“It was at one end of a very long funnel,” said Aftergood. “Their input may be briefly read and considered, but it won’t be given the same weight as the agencies that have to comply with the executive order.”

Bosanko, in his dual role as a member of the interagency group and the PIDB’s secretary, was a connection between the review process and the public comment generated on the project’s blog. While he declined to comment onwhat the interagency group would be recommending to the president, he says that ideas and proposals raised on the blog forum were regularly cited, weighed, and discussed by the decision makers.

The panel’s recommendations, whatever they may be, can’t begin to impact the classification system until they become a signed executive order. After that, there will be a months- to years-long period of ramping up, as the ISOO writes administrative guidance refining the implementation. There will be a major effort to retrain the nation’s classification officers. And if, as is expected, the order produces a new National Declassification Center, there will be all the effort required to create an entirely new government entity, requiring cooperation and staff from agencies throughout the executive branch.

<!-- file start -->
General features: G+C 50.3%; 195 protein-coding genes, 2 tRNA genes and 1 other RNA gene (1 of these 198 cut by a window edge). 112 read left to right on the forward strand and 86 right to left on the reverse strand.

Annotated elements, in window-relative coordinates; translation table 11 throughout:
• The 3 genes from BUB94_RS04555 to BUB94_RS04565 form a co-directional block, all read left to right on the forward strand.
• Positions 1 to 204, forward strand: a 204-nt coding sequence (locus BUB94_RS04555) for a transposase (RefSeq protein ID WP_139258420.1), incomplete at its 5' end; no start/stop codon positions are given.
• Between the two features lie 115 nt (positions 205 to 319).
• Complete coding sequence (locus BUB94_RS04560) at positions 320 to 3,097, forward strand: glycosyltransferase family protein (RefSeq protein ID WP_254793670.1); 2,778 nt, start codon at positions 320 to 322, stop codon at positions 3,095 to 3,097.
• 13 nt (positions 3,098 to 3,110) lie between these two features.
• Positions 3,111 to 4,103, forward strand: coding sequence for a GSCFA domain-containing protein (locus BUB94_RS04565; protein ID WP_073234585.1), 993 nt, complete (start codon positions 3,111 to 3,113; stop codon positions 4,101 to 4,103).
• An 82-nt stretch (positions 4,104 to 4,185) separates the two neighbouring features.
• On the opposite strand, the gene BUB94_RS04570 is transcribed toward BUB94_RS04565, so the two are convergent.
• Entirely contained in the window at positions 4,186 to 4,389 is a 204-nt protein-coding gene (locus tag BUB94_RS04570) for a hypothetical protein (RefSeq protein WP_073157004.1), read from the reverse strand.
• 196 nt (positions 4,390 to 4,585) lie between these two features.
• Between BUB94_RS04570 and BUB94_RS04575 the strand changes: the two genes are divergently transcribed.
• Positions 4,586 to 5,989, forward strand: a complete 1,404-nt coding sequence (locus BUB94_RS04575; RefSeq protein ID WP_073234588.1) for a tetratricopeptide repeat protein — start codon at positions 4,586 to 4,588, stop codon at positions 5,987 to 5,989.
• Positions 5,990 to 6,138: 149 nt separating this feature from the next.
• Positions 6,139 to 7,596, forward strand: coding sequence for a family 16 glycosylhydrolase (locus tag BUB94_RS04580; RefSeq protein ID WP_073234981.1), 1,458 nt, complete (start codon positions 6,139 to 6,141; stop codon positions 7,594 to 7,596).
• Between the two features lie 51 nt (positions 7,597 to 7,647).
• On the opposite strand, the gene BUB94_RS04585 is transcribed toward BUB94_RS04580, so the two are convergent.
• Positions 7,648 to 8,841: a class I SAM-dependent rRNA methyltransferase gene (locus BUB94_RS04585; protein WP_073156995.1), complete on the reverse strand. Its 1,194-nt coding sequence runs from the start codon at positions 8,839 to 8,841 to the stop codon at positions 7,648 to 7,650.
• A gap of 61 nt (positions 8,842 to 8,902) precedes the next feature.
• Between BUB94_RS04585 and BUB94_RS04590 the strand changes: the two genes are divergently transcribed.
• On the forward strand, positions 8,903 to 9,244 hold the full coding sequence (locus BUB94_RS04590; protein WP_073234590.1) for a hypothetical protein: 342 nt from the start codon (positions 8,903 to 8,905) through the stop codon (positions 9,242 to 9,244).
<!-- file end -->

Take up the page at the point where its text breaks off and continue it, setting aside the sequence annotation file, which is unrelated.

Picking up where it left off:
“Just like the classification system itself, where there’s an inherent tension about what is open and what is closed, you have that same tension with policy and what is implementable,” says Bosanko, before listing some of the challenges to reforming the classification system: “The level of change you can foster in a bureaucracy in a given period of time, the amount of culture you have to over come, the budgetary limits you have on an agency’s ability to change, the cost to train a work force, when you factor in all of those different things, its very difficult to come up with something that all the agencies are going to embrace, and be willing to accept, and which the public accepts… it’ll be interesting.”

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Clint Hendler is the managing editor of Mother Jones, and a former deputy editor of CJR.